When assembled as one, the Transformer and the Mobile Docking Station look smart and act clever: The touchscreen is fully operational while plugged in, save for access to the on-screen keyboard; but in addition, some key buttons--including Android back/exit and home buttons, and media playback and volume buttons--are integrated into the keyboard. The island-style keys on the 92 percent of full-size keyboard are distinct and easy to press, and they made accurate touch-typing a breeze. For its part, the silky touchpad supports easy mouse control in the Android environment.
The docking station has two USB 2.0 ports, each tucked behind a flap door, and one SDHC card slot. The ports flaps give the dock a smooth look along the edges, and they felt sturdily made, but they strike me as being an annoying impediment nonetheless.
The dock handled the various SD Cards and flash drives I plugged in, and the USB port can accommodate input devices such as an external mouse. However, Android 3.01 seemed to get confused easily when I repeatedly attached and detached USB drives--especially if I unplugged the drive without properly unmounting the media first.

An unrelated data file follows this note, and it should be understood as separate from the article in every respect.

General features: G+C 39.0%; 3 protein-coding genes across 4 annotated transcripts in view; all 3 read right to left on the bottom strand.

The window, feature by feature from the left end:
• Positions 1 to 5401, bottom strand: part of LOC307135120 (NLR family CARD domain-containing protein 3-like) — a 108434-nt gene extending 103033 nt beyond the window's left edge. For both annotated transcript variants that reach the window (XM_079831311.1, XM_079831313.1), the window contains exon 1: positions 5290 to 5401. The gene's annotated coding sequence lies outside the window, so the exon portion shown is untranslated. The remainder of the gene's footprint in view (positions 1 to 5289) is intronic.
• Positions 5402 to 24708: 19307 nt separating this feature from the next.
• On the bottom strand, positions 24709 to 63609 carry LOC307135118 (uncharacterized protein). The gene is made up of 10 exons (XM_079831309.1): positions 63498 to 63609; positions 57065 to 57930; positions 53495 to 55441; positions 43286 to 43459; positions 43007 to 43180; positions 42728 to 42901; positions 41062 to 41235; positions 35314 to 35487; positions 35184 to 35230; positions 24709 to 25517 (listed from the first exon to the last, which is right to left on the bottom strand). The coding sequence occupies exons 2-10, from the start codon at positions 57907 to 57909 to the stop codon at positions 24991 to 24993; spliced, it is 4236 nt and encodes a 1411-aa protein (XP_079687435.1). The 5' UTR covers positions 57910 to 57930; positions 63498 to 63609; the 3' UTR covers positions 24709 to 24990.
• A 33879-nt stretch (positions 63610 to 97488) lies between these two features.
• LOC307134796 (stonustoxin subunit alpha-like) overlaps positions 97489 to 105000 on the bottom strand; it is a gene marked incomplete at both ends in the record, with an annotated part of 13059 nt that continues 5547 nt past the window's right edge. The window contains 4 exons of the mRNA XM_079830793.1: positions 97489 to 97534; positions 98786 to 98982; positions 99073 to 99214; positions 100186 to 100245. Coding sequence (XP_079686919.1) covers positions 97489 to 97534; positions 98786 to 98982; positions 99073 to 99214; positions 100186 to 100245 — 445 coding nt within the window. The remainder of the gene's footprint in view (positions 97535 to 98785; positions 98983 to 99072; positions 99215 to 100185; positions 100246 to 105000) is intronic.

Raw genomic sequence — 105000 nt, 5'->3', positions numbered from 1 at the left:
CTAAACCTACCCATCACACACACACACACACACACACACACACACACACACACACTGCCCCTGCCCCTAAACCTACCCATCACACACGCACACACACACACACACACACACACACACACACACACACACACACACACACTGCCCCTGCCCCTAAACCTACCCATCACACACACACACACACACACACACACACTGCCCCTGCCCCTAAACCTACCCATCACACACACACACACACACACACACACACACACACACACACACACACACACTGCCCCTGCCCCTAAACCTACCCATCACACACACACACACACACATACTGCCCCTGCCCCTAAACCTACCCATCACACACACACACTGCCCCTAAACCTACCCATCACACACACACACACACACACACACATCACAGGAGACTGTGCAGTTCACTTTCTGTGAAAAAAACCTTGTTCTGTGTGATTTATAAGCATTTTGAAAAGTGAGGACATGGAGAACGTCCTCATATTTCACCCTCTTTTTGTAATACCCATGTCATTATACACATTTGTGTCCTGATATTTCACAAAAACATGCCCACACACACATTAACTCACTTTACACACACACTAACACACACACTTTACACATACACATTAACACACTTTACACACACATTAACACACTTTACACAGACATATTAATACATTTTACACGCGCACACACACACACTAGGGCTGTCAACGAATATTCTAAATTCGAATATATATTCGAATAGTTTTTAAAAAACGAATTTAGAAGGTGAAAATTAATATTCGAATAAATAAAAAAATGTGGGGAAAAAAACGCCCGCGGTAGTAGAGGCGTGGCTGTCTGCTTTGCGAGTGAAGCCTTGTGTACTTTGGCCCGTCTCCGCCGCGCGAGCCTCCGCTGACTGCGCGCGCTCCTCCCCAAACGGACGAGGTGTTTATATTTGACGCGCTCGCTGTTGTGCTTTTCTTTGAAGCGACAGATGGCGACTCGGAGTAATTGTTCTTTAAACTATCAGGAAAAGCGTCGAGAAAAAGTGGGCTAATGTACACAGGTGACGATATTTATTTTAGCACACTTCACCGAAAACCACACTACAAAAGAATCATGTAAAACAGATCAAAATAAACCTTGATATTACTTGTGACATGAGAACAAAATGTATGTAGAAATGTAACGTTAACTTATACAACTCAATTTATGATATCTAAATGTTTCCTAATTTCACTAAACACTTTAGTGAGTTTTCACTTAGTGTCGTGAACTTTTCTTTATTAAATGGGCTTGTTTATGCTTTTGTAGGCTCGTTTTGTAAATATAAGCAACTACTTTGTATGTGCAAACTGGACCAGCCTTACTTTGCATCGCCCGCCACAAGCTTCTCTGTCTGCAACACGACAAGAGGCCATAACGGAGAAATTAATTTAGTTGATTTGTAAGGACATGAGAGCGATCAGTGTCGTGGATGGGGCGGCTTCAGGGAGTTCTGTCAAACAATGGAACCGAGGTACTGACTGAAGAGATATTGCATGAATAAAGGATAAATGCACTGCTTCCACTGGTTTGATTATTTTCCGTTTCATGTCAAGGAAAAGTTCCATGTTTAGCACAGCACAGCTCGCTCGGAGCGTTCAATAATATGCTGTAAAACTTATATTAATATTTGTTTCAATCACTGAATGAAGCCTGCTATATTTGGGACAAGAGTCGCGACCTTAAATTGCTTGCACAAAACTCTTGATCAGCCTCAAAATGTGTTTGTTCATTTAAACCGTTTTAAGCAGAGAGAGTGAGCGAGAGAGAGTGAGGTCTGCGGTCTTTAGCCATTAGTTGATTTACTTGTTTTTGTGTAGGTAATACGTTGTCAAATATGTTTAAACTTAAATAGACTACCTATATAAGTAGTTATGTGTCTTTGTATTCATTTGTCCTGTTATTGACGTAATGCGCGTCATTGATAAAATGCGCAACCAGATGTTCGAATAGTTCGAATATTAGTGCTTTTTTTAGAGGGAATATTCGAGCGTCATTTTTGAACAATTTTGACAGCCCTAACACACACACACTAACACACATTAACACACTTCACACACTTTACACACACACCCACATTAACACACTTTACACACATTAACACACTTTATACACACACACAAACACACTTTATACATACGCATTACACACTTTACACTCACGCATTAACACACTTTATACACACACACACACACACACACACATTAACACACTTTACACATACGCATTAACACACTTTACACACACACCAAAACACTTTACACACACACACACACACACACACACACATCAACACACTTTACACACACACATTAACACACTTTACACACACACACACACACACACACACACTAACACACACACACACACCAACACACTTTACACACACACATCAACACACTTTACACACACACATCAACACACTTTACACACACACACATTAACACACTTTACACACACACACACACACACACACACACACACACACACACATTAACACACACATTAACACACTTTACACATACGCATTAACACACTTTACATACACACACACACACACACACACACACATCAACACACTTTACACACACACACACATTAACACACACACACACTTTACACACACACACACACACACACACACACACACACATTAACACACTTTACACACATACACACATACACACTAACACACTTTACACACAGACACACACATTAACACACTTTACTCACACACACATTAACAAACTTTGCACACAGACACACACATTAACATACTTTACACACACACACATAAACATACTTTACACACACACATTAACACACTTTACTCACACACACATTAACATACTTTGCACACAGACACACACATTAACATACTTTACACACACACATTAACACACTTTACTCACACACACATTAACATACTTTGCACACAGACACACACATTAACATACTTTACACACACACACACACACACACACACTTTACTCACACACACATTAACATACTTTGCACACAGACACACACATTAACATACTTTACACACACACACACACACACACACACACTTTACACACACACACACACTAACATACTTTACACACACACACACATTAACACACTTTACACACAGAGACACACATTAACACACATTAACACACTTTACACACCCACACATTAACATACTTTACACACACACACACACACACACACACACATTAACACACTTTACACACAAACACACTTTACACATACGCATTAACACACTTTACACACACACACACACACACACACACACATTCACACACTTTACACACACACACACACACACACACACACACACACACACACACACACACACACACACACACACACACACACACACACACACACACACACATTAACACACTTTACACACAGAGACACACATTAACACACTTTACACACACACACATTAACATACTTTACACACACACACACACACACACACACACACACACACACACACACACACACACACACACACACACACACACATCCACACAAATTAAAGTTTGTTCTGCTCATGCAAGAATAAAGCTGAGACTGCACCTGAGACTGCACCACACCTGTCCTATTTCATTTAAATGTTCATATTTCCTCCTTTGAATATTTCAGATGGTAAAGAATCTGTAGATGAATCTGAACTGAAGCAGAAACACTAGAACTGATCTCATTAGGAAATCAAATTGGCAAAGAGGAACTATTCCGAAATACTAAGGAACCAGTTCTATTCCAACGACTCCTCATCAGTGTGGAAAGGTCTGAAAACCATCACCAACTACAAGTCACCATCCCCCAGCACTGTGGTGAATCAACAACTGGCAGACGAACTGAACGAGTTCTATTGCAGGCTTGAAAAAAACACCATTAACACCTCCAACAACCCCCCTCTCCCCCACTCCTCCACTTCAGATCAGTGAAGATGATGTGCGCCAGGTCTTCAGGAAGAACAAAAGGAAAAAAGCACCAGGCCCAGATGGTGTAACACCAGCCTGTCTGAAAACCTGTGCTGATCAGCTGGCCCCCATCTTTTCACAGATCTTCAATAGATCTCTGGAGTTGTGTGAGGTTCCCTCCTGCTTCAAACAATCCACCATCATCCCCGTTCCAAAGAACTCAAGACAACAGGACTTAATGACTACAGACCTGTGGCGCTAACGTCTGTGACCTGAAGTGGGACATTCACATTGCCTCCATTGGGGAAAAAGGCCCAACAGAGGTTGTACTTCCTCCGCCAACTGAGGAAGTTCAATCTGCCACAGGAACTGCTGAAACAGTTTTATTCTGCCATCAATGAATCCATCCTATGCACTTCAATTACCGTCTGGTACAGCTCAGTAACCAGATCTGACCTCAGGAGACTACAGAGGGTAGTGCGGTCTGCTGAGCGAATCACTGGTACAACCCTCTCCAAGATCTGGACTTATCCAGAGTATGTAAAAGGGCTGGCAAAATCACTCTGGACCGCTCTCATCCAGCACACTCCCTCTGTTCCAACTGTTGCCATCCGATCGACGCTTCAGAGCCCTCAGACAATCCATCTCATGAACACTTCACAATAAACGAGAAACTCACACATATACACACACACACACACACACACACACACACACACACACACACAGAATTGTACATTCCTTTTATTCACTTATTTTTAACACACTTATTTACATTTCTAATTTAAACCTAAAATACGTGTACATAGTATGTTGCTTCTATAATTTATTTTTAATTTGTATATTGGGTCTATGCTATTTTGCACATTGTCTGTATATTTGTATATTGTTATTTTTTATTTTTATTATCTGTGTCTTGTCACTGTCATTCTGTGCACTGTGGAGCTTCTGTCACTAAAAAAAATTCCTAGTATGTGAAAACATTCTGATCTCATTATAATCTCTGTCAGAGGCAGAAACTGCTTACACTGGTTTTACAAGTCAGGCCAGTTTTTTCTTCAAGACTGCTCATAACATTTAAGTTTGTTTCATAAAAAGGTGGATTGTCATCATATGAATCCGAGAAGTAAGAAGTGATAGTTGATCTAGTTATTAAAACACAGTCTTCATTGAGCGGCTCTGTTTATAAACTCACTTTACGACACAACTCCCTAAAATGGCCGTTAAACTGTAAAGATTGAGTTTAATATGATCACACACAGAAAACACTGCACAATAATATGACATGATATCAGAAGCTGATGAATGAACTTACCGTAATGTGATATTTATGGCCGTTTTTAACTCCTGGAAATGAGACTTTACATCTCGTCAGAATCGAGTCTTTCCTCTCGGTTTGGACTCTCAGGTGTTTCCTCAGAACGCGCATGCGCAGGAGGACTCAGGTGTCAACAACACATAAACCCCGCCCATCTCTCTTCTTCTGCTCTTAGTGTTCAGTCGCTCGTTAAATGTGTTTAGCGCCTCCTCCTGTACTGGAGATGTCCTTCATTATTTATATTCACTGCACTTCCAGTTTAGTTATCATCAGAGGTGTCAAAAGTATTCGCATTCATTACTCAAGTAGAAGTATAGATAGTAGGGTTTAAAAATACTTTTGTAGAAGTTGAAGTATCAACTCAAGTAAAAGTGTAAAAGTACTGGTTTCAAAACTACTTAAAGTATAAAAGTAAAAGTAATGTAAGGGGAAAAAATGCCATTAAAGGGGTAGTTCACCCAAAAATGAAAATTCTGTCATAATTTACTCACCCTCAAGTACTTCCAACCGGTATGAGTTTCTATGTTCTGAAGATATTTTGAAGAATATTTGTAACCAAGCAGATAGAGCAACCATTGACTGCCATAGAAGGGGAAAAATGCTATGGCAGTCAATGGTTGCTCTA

When I plugged in a USB drive, the Android OS took a few moments to mount the media. Upon recognizing the item, the OS displayed a USB drive icon in the status bar tray at the right. You tap the icon to pop up a tab confirming that external storage has been recognized. At the tab's right are two, more subtle, features: a folder icon that takes you directly to the USB drive's contents via the included file manager; and an obtusely designed icon for unmounting the drive without having to dig into the Settings/Storage menu.
That the folder icon jumps you directly into the file manager is a good thing; otherwise, you have to hunt around in the file manager for the USB drive (which is buried under the Removable directory within the root directory). Finding the USB drives manually was an inefficient experience, given Android's plethora of files and folders. And yet, as rough as that part of the presentation was, the Transformer deserves props for allowing users to access and manipulate files on the tablet.
Here's a real-world productivity example. I could pop in a USB flash drive, open a Word .docx in the Polaris Office 3.0 software, edit the document, and then save it with a new name directly to the directory of my choice on the flash drive or in the tablet. Having resaved the document to the tablet, I opened the Gmail app and attached the newly edited file to an outbound e-mail message. The operation was nifty, convenient, and not doable in the same way with any other tablet shipping today.